Question: Is it legal to hunt and take big game in California with an airgun of any caliber? I am aware that small game (rabbits, squirrels, etc) may be taken with any caliber airgun and turkeys may be taken with a .20 caliber or larger airgun. I read this question recently on a very widely viewed airgun forum. (Mike Clark)

Answer: Air rifles are unlawful for this purpose. Check California Code of Regulations Title 14, section 353 for the specific methods allowed for the taking of big game.

How fast do abalone grow?
Question: How fast do abalone grow?

Answer. Abalone are relatively slow growing. Tagging studies indicate northern California red abalone take about 12 years to reach seven inches, but growth rates are highly variable. Abalone grow nearly one inch per year for the first few years, and much slower after that. It takes about five years for red abalone to grow from seven inches to eight inches. At eight inches, growth rates are so slow it takes about 13 years to grow another inch. Slow growth makes abalone populations vulnerable to overfishing since many years are needed to replace each abalone taken.

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Carrie Wilson is a marine biologist with the California Department of Fish and Game. While she cannot personally answer everyone’s questions, she will select a few to answer each week. Please contact her at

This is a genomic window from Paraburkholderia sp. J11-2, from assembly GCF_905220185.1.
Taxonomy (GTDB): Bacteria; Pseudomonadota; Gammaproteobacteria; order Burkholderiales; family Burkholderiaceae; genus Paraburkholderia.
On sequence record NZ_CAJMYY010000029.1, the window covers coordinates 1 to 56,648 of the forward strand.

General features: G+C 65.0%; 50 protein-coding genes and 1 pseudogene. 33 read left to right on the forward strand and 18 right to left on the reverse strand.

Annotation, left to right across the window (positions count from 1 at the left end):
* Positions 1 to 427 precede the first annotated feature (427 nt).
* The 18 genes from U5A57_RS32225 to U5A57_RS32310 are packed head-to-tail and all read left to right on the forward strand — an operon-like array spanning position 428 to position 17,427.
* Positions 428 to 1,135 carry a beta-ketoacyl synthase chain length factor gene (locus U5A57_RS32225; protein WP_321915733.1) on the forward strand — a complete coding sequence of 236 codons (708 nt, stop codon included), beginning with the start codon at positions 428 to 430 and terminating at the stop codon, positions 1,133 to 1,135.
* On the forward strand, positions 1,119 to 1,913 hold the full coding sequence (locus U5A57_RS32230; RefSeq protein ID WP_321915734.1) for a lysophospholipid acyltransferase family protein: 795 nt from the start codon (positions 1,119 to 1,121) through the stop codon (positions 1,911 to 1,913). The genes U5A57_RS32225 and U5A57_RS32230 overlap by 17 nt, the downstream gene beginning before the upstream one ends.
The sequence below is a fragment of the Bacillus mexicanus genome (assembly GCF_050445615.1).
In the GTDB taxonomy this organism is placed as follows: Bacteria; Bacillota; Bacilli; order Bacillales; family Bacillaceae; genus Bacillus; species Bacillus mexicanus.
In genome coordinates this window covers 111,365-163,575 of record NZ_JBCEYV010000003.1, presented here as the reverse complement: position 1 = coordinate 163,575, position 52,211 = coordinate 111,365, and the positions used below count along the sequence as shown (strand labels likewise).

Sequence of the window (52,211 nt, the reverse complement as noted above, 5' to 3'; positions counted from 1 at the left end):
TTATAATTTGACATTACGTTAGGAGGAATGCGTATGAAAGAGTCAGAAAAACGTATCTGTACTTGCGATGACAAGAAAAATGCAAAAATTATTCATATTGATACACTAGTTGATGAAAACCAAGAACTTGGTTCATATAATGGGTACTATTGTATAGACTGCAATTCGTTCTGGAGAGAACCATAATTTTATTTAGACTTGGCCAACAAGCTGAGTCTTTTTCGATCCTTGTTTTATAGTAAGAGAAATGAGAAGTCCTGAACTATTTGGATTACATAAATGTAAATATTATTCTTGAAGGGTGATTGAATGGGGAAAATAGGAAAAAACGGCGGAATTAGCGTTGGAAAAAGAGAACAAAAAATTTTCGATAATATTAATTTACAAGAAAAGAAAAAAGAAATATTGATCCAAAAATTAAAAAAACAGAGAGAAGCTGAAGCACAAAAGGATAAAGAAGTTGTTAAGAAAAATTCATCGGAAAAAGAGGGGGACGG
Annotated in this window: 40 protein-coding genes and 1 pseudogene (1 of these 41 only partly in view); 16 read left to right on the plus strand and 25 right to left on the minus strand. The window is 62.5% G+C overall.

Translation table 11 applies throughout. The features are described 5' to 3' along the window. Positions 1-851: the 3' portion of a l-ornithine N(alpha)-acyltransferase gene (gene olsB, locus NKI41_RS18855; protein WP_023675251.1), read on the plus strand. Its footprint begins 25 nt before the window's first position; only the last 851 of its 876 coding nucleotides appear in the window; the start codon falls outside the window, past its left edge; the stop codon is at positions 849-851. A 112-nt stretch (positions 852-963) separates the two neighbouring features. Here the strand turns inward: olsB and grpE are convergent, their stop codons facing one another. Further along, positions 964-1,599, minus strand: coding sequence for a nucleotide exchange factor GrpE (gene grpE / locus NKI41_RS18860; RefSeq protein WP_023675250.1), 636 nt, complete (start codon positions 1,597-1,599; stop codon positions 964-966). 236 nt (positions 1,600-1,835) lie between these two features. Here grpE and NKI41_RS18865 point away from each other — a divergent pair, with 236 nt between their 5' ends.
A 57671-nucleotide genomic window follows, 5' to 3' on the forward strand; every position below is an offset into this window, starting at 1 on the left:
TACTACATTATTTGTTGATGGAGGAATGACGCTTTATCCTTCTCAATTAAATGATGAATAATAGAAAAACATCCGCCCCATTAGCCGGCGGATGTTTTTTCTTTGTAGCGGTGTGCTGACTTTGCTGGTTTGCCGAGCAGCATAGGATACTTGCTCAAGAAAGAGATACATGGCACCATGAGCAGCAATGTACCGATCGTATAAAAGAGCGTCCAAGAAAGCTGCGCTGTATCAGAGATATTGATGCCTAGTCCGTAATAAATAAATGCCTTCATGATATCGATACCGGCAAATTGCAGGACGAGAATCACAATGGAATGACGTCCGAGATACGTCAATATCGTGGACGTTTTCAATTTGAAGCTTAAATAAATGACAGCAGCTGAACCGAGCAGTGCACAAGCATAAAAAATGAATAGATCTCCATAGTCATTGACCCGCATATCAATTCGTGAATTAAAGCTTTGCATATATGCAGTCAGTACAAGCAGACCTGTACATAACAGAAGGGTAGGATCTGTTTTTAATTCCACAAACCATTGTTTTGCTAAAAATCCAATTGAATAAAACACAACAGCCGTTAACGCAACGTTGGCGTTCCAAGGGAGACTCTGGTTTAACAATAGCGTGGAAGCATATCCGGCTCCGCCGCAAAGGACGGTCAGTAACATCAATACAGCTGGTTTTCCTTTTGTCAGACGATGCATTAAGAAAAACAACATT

Halibut Fishing Alternatives

DFG Associate Marine Biologist with a California halibut (Photo by Travis Tanaka)

Question:  I fish out of Morro Bay for halibut but there’s no live bait available this year. Because of that, I’d like to try ball bouncing for halibut and am thinking about trolling a Rapalla fishing lure as bait. I have two Rapalla lures with three galvanized treble hooks attached to them. I know the limit is only two hooks for most ocean fishes. Can I use these lures as they are designed or do I have to cut a set of hooks off them to be legal? (Chris Jones)

Answer: There are no hook restrictions for halibut, so the lure you have described would be legal to use. However, according to our halibut program expert, Department of Fish and Game (DFG) Associate Marine Biologist Travis Tanaka, you should remove one of the treble hooks. There are two reasons for this. First, a hooked fish would be safer to handle because you wouldn’t have the additional hooks (not hooked in the fish) possibly hooking your clothing or skin. Second, short fish would be easier to release because again you wouldn’t have to worry about the additional hooks catching where you don’t want them to.
Tanaka says many anglers will also use a rig similar to that used for salmon, basically a hoochie/flasher trolled on the bottom. He’s also caught halibut drifting frozen anchovies.

We recommend a soft, knotless landing net. Sublegal-sized halibut landed with this type of net don’t fin split (damage their fins) and they will have a greater chance of survival when you release.

Booking a hunting trip?
Question: Can you direct me to a legitimate site to book a hunting trip? How can we hunt on government land? What are the costs? (Cheri Wengronowitz)

Answer: DFG makes no recommendations in support of any particular guide or hunting service. Hence, your best bet is to contact other hunters to ask about their experiences in order to help you decide which guide service to go with.